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PostPosted: Sun Jul 08, 2012 10:37 pm 
Retro Guru

Joined: Tue Feb 08, 2011 4:10 pm
Posts: 990
yo-eddy wrote:
yeti-man wrote:
ferrus wrote:
xerxes wrote:
Quote:
eat nettles!


Kellogg's variety packs of cereals are all the serious survalist needs.

Yep - you're compelled to eat 5 days worth at a time, it's current survivalist-theory I'm certain


Regarding food best energy vs weight there is only one; Real Field Meal (NATO prooven) http://www.drytech.no/drytechen/index.php?option=com_content&view=category&layout=blog&id=70&Itemid=53&preset=orange. The best thing about Real vs the standard old Military rations is that Real realy taste good and give you lots of energy. Real have been prooven in military services around the world, climbing expeditions, trans arctic and trans antarctic expeditions etc. Most other products (commercial branded) dont give you enough energy in relation to weight and mass. You might feel full, its like base you rations on rice and bread... not good! The Real Field Meal rations gives you 1400cal per ration. And if you put in 1dl grape oil in every meal and every thing you drink the effect of the calories increase. I tried this out on a three week winter climbing exspedittion. The average temperature was -25 degrees for the whole trip. After three weeks of skiing and ice climbing all participants had gained 3-5 kg during the trip!


Did almost the same trip 16 years ago, lots has improved in gear and food since, good luck and enjoy your fantastic country!
ps, do you include the Rallarvegen (Flam to Haugostal part) and the very scenic pass from Laerdal to Aurland?


Cool yes I am eager on this and realy looking forward. Planning and preparing is also great fun. I have ridden the Rallarveg many times in both directions so on this trip I am not including the Rallarveg. But I am going from Norkynn instead from Northcape and from Lakselv I go inland to Kautokeino and Karasjon - beautiful landscape insteda of going straight to Alta.


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 Post subject:
PostPosted: Sun Jul 08, 2012 10:41 pm 
Retro Guru

Joined: Tue Feb 08, 2011 4:10 pm
Posts: 990
chris667 wrote:
And who could forget the new tourist's best accessory?

Image

:lol:


I have good experience with Spenol
Image

Image


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 Post subject:
PostPosted: Sun Jul 08, 2012 10:42 pm 
Old School Grand Master
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Joined: Tue Nov 18, 2008 10:49 am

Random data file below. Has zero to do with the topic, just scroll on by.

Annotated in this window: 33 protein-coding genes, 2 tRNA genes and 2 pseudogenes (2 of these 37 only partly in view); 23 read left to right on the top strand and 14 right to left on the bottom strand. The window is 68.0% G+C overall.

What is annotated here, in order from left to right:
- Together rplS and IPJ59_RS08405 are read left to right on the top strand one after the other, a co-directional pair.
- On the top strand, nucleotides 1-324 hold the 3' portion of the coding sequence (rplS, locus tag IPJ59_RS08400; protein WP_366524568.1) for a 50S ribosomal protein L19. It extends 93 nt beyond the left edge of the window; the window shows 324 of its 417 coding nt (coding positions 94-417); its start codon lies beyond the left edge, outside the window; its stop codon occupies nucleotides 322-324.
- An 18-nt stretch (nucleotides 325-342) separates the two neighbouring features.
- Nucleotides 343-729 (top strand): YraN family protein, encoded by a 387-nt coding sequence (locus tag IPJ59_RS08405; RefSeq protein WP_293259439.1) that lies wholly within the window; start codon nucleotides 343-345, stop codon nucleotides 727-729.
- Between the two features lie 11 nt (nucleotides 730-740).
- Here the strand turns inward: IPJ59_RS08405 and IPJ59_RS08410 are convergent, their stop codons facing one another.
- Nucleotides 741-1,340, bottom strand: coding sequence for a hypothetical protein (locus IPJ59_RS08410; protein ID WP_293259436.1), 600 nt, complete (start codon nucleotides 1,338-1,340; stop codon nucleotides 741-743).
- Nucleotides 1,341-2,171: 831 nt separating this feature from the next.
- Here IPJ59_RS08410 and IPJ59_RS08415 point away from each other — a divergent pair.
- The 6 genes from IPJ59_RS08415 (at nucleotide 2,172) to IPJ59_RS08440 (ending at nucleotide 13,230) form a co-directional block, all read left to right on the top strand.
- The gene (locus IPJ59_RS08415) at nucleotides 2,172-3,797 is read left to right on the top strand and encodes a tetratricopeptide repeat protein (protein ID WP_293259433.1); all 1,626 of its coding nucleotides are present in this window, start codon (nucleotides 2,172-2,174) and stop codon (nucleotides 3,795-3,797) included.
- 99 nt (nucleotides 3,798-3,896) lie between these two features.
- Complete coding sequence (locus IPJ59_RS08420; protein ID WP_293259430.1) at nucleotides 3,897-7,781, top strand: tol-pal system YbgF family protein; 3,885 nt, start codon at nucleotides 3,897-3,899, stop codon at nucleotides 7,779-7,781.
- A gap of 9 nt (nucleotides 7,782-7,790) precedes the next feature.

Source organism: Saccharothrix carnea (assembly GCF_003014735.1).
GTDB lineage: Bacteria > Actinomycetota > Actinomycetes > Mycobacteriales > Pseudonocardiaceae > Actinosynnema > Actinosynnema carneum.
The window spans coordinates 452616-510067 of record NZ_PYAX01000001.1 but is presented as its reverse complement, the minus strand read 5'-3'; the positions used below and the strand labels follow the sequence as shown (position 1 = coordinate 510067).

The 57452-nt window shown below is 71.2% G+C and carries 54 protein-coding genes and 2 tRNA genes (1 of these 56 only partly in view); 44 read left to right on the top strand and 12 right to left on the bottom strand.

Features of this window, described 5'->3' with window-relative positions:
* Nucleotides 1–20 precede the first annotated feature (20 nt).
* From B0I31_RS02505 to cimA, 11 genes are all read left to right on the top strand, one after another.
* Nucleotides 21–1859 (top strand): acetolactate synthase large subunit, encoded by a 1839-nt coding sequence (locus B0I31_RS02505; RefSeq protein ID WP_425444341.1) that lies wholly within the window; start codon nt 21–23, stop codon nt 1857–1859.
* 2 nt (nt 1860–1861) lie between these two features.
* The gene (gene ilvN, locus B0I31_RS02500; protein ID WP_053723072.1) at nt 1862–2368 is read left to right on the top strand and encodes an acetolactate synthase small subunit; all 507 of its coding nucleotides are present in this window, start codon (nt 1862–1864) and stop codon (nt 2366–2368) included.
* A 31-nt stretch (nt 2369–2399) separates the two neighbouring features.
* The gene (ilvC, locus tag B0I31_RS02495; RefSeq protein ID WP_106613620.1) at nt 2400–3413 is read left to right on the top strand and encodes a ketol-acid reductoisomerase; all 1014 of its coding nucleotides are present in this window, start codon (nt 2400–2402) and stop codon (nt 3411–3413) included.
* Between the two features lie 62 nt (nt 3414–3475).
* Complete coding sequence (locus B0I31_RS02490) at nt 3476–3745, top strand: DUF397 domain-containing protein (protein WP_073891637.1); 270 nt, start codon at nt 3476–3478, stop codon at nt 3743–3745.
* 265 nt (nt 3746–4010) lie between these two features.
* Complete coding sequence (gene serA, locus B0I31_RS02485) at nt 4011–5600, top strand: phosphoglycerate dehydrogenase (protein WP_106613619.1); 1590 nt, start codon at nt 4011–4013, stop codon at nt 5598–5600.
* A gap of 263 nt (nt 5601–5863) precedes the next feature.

Posts: 4061
Location: A veritable floating palace
yeti-man wrote:
Another question is what bike I will use. I have several candidates and at the moment my Ritchey AscentComp is what I plan to use, but will be tested on a trial run this summer. But then I am thinking... traveling +3000km would a disc brake rigged bike be better, and should I go drop bar or flat bar? suspension seat or not? adjustable stem for making variations during the trip etc?


The best advice for a bike is to choose the one you find most comfortable. Then, if you're riding with others, go for something that can keep up with them.

I'm sure your Ritchey will be great. I have a dedicated tourer which is very comfy and can cover more ground in a day than a mountain bike, but my best tours have always been on old mountain bikes with slicks and barends. :wink:


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PostPosted: Sun Jul 08, 2012 10:43 pm 
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Location: A veritable floating palace
Oh, and discs don't belong on touring bikes. Nothing that needs special tools to repair does.


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 Post subject:
PostPosted: Sun Jul 08, 2012 10:57 pm 
Retro Guru

Joined: Tue Feb 08, 2011 4:10 pm
Posts: 990
chris667 wrote:
yeti-man wrote:
Another question is what bike I will use. I have several candidates and at the moment my Ritchey AscentComp is what I plan to use, but will be tested on a trial run this summer. But then I am thinking... traveling +3000km would a disc brake rigged bike be better, and should I go drop bar or flat bar? suspension seat or not? adjustable stem for making variations during the trip etc?